This week marks the two-year anniversary of the massive Kalamazoo River pipeline spill. The event looks very different now than it did in 2010, when authorities openly worried that the Michigan mess would ooze tar sands oil into the Great Lakes. While there is still work underway to sop up the spill, it already stands as the longest and costliest pipeline cleanup in American history. And the ongoing investigations have given us a clearer and more frustrating view of the disaster, making it clear to anyone looking that our growing affinity for Canada’s bottom-of-the-barrel unconventional tar sands oil is unsafe on a variety of levels.
In Michigan, the EPA has spent the last two years “writing the book” on what a tar sands cleanup looks like in an American river. While the disaster was unfolding, the CEO of Enbridge was on-hand, but did not bother to tell authorities that they should consider some alternative cleanup techniques to deal with the heavier-than-water bitumen slurping out of his busted pipe. As a result, the cleanup was largely focused on skimming oil off the surface initially. Later, officials realized that a wide swath of the river bottom was mucked with tar sands oil globules, as were sensitive wetlands along the waterway. The cleanup has focused on those areas since and recent press reports imply that even though most of the oil is gone, some of those submerged globules are continuing to spread.
The fact that Enbridge’s CEO did not offer up help in this area is not surprising. The National Transportation Safety Board reports detailing the disaster are riveting to read; offering a shocking and damning account of incompetence and a bullying work atmosphere in the Alberta control room that was supposed to prevent this sort of spill. But his unwillingness to even admit that tar sands were involved in the unfortunate incident, even when asked directly by multiple reporters, continues to shock me.
And that lack of transparency is an important point at this moment in time. There are bevies of new tar sands pipeline projects being pushed through at the moment. Sure, there’s the overly-politicized ugliness around Keystone XL. But there is also the pipeline reversal scheme in central Canada and New England that had gone by the name Trailbreaker at one time, but is now broken into smaller pieces so as to more easily sneak the plan to export tar sands oil from the east coast through. In Canada, there is the much-hyped and much-delayed Northern Gateway project which would move tar sands through the Rockies to an unwelcoming British Columbia coast. Here in Illinois, there is a pipeline that would move the oil from Flanagan south to the Gulf Coast, an effort to move tar sands oil out of the Midwest and increase the price refineries in this region pay for the commodity (but guess who likely eventually pays that cost at the pump…).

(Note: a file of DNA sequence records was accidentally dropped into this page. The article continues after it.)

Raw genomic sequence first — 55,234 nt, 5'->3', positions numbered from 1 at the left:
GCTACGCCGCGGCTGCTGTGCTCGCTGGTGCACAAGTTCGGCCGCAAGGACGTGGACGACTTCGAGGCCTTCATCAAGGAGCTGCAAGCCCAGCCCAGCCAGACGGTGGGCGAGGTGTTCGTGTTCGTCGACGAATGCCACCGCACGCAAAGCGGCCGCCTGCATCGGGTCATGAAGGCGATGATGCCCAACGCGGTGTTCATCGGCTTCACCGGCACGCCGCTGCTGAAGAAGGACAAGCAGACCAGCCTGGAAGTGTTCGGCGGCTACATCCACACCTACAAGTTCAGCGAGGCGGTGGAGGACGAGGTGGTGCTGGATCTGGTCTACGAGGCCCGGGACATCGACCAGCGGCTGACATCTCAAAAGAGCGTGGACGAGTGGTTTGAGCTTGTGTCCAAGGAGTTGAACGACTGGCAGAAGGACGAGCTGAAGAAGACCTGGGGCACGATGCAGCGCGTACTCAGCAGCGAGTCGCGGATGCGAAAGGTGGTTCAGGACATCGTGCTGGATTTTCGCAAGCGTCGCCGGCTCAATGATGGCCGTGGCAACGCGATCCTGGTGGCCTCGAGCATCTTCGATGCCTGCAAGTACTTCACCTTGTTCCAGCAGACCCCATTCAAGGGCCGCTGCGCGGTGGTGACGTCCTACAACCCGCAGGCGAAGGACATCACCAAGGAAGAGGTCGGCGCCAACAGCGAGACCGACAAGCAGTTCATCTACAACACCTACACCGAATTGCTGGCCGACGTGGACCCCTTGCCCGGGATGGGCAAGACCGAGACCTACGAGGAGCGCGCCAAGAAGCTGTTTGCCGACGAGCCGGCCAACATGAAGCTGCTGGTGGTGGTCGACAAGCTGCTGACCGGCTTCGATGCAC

And, of course, there’s Enbridge’s galling plan in Michigan.
Enbridge was warned of hundreds of anomalies in their Line 6B. For years, they did nothing about them until one of those anomalies burst, spilling that million gallons of tar sands into the Kalamazoo River. Now, the company plans to replace the entire pipeline. No, not to eliminate the anomalies, but to double its capacity. This comes even as their Michigan disaster is informing a debate about whether raw tar sands oil, which is more acidic and chock full of corrosion-inducing sulfur than typical petroleums, can even be moved safely in pipelines. The National Academy of Sciences is holding hearings on the issue this week and a report is due next year. But of course, Enbridge isn’t waiting for that. Which leaves me wondering if they just do not understand the dangers of the stuff they are forcing at high pressure and elevated temperatures through their pipelines, or if they just don’t care. Take this astounding op-ed from an Enbridge VP that ran in a Michigan paper. It is so full of mistruths and mischaracterizations that I am left scratching my head unable to decide whether the errors are intentional or not. But whatever the case, folks along the pathways of Keystone XL and all the rest of those tar sands projects should pay heed. The Kalamazoo River spill undercuts all the safety claims about speedy response (it took them more than 17 hours to shut the pipeline down) and leak detection (the spill was identified by a staffer from a natural gas utility in Michigan). And it makes clear that this stuff isn’t your daddy’s oil. It is heavy, stubborn and tough to clean. We already know it is the worst carbon polluting petroleum on the planet. In this steamy summer, we should already be concerned about its expanding usage and the impact on our climate. But we still don’t even know if it can be safely moved in the US. With so many of these projects moving past and through sensitive water resources, it only takes one glance at the Kalamazoo to know that we shouldn’t be moving more of this stuff until we can figure that out.
This post originally appeared on NRDC's Switchboard blog.